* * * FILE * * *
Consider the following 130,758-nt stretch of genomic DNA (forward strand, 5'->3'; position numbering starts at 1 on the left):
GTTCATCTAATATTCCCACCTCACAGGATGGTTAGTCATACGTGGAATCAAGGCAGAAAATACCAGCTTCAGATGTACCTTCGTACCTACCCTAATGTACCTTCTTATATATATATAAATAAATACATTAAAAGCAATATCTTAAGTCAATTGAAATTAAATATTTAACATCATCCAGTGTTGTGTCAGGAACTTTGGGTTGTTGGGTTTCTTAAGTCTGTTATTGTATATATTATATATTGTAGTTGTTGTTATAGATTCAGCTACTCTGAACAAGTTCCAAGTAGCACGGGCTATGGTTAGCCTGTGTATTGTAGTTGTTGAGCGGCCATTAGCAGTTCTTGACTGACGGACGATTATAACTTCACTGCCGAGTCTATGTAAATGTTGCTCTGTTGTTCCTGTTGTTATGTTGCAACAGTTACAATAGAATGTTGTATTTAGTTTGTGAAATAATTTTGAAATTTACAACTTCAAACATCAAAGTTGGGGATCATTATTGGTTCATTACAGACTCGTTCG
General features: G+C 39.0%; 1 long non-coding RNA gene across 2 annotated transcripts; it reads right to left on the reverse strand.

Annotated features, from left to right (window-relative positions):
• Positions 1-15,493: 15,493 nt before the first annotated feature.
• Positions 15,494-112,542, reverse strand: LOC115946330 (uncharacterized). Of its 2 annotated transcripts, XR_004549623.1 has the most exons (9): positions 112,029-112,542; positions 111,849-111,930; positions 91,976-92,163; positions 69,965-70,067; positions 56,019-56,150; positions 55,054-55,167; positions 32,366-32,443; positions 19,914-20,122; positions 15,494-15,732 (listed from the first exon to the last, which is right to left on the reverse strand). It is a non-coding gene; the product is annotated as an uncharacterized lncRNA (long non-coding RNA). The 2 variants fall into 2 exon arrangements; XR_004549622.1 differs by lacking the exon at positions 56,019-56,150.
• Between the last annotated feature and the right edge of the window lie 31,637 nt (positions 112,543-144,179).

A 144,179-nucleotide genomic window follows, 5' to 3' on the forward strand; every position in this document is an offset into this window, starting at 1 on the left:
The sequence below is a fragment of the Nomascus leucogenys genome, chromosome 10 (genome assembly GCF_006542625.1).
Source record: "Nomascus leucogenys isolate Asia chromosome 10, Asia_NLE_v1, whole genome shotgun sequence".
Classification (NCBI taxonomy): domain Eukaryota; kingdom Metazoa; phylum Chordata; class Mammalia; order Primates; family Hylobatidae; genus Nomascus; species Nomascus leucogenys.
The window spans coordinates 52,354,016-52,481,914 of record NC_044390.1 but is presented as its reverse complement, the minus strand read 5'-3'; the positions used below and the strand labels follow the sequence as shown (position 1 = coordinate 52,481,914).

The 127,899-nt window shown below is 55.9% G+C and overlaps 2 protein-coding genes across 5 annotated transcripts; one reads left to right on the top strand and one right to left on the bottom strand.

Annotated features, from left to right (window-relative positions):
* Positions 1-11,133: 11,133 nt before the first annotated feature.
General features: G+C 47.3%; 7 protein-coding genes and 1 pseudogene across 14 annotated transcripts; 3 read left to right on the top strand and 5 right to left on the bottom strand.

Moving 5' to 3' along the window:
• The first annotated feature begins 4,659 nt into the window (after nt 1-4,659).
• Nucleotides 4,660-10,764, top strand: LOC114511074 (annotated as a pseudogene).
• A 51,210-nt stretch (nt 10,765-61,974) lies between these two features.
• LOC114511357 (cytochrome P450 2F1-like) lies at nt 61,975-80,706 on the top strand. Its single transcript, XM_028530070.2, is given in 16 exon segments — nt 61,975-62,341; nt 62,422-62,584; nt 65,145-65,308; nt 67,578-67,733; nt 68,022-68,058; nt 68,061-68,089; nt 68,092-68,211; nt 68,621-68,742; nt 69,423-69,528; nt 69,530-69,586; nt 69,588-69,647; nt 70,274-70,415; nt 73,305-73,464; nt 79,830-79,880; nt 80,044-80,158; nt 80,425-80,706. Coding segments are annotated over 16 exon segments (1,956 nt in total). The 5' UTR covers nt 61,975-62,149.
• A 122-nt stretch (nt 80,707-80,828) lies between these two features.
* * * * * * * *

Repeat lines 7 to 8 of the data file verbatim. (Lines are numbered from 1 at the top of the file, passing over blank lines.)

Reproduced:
• Between the last annotated feature and the right edge of the window lie 31,637 nt (positions 112,543-144,179).

A 144,179-nucleotide genomic window follows, 5' to 3' on the forward strand; every position in this document is an offset into this window, starting at 1 on the left: